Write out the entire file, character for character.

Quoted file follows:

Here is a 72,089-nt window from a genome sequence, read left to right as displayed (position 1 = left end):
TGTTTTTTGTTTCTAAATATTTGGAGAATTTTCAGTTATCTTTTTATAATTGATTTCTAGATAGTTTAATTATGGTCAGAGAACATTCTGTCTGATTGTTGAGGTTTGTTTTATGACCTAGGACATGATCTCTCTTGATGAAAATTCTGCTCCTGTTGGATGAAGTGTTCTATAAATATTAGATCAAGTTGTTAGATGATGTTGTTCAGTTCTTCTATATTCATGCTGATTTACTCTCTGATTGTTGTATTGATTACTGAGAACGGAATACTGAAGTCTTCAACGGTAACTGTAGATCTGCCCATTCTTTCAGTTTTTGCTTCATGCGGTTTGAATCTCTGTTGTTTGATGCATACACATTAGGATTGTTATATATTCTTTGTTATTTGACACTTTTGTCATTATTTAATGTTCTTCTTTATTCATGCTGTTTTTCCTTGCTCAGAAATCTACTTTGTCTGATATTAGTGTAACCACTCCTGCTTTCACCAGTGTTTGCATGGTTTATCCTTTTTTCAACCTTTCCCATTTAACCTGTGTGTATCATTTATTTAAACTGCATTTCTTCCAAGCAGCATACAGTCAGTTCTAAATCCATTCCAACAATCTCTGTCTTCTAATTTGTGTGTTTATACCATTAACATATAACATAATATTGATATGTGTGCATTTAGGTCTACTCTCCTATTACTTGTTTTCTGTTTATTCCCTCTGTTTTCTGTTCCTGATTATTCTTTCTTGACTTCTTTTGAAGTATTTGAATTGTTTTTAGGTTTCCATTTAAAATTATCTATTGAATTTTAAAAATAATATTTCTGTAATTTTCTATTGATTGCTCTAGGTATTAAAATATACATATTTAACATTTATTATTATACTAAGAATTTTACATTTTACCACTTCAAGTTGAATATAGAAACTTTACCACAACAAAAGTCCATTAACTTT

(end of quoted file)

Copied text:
Here is a 72,089-nt window from a genome sequence, read left to right as displayed (position 1 = left end):
TGTTTTTTGTTTCTAAATATTTGGAGAATTTTCAGTTATCTTTTTATAATTGATTTCTAGATAGTTTAATTATGGTCAGAGAACATTCTGTCTGATTGTTGAGGTTTGTTTTATGACCTAGGACATGATCTCTCTTGATGAAAATTCTGCTCCTGTTGGATGAAGTGTTCTATAAATATTAGATCAAGTTGTTAGATGATGTTGTTCAGTTCTTCTATATTCATGCTGATTTACTCTCTGATTGTTGTATTGATTACTGAGAACGGAATACTGAAGTCTTCAACGGTAACTGTAGATCTGCCCATTCTTTCAGTTTTTGCTTCATGCGGTTTGAATCTCTGTTGTTTGATGCATACACATTAGGATTGTTATATATTCTTTGTTATTTGACACTTTTGTCATTATTTAATGTTCTTCTTTATTCATGCTGTTTTTCCTTGCTCAGAAATCTACTTTGTCTGATATTAGTGTAACCACTCCTGCTTTCACCAGTGTTTGCATGGTTTATCCTTTTTTCAACCTTTCCCATTTAACCTGTGTGTATCATTTATTTAAACTGCATTTCTTCCAAGCAGCATACAGTCAGTTCTAAATCCATTCCAACAATCTCTGTCTTCTAATTTGTGTGTTTATACCATTAACATATAACATAATATTGATATGTGTGCATTTAGGTCTACTCTCCTATTACTTGTTTTCTGTTTATTCCCTCTGTTTTCTGTTCCTGATTATTCTTTCTTGACTTCTTTTGAAGTATTTGAATTGTTTTTAGGTTTCCATTTAAAATTATCTATTGAATTTTAAAAATAATATTTCTGTAATTTTCTATTGATTGCTCTAGGTATTAAAATATACATATTTAACATTTATTATTATACTAAGAATTTTACATTTTACCACTTCAAGTTGAATATAGAAACTTTACCACAACAAAAGTCCATTAACTTT